I’m returning from a two-day Action Workshop, wrapping up a four-month journey mapping project. In the first day, we shared the literal voice of the customer, collected through 46 video interviews with customers. These video interviews shared the power of when the customer experience goes right, as well as the ramifications of when it goes wrong. At one point, there were audible gasps from the attendees after one former customer shared his experience with our client.
The 28 attendees couldn’t get enough of it. Even after sharing 30 clips, they were up for more. That’s the power of video interviews. Short of bringing employees to customers’ sites, it’s the most powerful way to show the voice of the customer.
Unfortunately, it’s woefully underutilized.
At the CXPA’s Insight Exchange I saw sessions from Airbnb and Foot Locker showing how they use video interviews instead of text answers to capture open-ended responses in their surveys. But they appear to be early adopters – I’ve yet to be asked to record a video as part of my surveys. And, as a CX Pro, I am of course a survey junkie.
You don’t need high-end survey software to collect videos – although I think that will be the norm in a few years. Nor do you need a professional videographer. We use consumer-grade video cameras combined with high-quality microphones.
When we talk with new clients, we invariably hear a reticence to ask customers to be video recorded. They worry it will be intrusive. And those few who conduct their own interviews rarely collect video recordings.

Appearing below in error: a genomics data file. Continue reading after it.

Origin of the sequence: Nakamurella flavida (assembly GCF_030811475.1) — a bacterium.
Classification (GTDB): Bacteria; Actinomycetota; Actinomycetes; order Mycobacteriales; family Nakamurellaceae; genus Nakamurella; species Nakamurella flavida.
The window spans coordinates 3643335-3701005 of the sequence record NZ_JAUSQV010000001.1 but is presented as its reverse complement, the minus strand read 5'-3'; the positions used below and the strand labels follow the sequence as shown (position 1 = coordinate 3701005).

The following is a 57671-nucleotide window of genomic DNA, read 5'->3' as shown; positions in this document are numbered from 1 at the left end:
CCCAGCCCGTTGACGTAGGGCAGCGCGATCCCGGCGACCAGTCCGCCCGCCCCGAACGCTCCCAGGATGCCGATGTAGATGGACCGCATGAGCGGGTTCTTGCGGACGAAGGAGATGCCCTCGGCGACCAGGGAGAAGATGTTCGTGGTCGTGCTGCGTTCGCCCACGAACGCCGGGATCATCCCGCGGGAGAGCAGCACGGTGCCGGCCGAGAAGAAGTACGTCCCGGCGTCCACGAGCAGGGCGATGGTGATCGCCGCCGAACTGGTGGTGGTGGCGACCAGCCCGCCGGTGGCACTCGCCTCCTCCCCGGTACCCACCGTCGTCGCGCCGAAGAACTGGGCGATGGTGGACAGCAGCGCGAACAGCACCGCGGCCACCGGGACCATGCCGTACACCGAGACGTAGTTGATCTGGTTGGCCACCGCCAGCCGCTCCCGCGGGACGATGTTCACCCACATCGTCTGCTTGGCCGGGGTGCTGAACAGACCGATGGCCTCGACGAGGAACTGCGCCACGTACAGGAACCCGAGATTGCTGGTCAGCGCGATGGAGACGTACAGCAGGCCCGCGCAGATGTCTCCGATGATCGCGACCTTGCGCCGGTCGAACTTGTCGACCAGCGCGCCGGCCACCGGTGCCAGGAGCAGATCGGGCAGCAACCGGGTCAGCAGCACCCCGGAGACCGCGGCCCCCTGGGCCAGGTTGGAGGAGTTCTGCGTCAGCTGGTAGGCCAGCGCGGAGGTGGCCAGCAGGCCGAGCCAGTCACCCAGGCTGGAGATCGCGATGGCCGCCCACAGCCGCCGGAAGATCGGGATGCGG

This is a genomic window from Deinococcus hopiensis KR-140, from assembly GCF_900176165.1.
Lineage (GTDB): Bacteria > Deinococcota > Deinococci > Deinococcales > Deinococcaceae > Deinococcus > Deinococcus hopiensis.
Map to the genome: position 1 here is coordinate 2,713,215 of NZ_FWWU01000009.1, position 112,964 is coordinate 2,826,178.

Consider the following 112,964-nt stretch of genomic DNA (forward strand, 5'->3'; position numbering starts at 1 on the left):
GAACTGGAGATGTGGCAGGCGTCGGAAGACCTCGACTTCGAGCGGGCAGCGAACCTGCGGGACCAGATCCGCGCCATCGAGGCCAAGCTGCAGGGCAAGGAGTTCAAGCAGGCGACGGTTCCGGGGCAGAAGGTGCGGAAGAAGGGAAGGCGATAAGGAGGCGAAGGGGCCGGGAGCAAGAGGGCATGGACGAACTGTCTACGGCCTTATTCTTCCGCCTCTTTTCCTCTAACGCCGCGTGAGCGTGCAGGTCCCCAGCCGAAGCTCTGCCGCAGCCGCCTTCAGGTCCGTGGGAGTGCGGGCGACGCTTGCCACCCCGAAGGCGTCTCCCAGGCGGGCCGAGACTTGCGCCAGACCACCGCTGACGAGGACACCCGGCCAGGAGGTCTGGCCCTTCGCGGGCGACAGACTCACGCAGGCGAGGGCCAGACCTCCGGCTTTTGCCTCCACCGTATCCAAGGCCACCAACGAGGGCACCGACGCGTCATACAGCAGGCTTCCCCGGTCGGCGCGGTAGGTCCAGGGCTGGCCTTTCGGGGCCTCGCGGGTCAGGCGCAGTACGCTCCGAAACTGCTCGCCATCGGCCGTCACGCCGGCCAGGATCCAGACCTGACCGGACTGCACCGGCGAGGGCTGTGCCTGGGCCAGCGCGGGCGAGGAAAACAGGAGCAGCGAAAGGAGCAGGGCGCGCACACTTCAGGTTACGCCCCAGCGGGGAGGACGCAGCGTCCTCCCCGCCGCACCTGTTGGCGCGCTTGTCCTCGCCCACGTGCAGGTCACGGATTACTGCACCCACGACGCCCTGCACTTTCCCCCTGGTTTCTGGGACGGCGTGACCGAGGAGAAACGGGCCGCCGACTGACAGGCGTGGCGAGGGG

But after over five years of doing this, I have learned: if you explain the reason for recording (greater impact at your company), the vast majority of your customers will be fine with being recorded. Of course, they tell us their hair isn’t right, but after a few minutes they ignore the camera and start sharing. We get over 95% acceptance.
Importantly, we offer anonymity. That feels odd when there’s a camera there, but we tell them, “This interview starts out confidential. Once the interview is complete, and you know what we discuss, you have the power. If you tell us that you want to be anonymous, nobody will see your video.” Once you give them the power, most realize the potential behind the video interview.
My book co-author, Nicole, recently started an interview with a participant who said she didn’t want to be recorded. Nicole asked for 20 seconds to share why we record the conversations. She shared how the video makes the interviewee’s comments more persuasive for our client; 30 seconds later the camera was running. And a clip from that interview did indeed make it to our report, and her voice did indeed have more impact.
Video is your friend – or it can be, if you embrace it. A video interview transforms your customer from a generic person to a living and breathing human being. Even better, it’s instantly believable. We spend far less time selling our findings, because the customers do it for us. In last week’s post, I shared What Makes a Great Customer Experience Leader, and I referenced Marlanges Simar and Natalie Schneider, who both use video to share their customers’ stories.
Video is the best way to bring your customers to life, and it isn’t all that difficult. It’s time to add it to your toolkit.